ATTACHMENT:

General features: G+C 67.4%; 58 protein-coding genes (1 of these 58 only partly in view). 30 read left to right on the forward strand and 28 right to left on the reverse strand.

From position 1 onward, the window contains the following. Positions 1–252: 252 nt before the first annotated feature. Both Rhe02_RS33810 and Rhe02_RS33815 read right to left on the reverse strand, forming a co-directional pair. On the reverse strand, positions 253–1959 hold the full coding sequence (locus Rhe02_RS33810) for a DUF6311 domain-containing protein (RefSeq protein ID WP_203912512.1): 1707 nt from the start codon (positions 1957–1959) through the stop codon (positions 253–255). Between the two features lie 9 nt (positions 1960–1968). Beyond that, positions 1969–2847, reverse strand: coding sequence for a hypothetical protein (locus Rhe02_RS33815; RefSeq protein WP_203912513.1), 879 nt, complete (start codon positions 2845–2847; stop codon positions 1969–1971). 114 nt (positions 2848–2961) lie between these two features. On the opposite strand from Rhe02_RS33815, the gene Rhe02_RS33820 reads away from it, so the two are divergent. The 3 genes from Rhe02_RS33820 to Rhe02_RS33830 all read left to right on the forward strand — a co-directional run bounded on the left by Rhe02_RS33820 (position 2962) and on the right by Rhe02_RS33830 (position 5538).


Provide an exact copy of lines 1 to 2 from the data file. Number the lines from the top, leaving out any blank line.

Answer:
General features: G+C 67.4%; 58 protein-coding genes (1 of these 58 only partly in view). 30 read left to right on the forward strand and 28 right to left on the reverse strand.

From position 1 onward, the window contains the following. Positions 1–252: 252 nt before the first annotated feature. Both Rhe02_RS33810 and Rhe02_RS33815 read right to left on the reverse strand, forming a co-directional pair. On the reverse strand, positions 253–1959 hold the full coding sequence (locus Rhe02_RS33810) for a DUF6311 domain-containing protein (RefSeq protein ID WP_203912512.1): 1707 nt from the start codon (positions 1957–1959) through the stop codon (positions 253–255). Between the two features lie 9 nt (positions 1960–1968). Beyond that, positions 1969–2847, reverse strand: coding sequence for a hypothetical protein (locus Rhe02_RS33815; RefSeq protein WP_203912513.1), 879 nt, complete (start codon positions 2845–2847; stop codon positions 1969–1971). 114 nt (positions 2848–2961) lie between these two features. On the opposite strand from Rhe02_RS33815, the gene Rhe02_RS33820 reads away from it, so the two are divergent. The 3 genes from Rhe02_RS33820 to Rhe02_RS33830 all read left to right on the forward strand — a co-directional run bounded on the left by Rhe02_RS33820 (position 2962) and on the right by Rhe02_RS33830 (position 5538).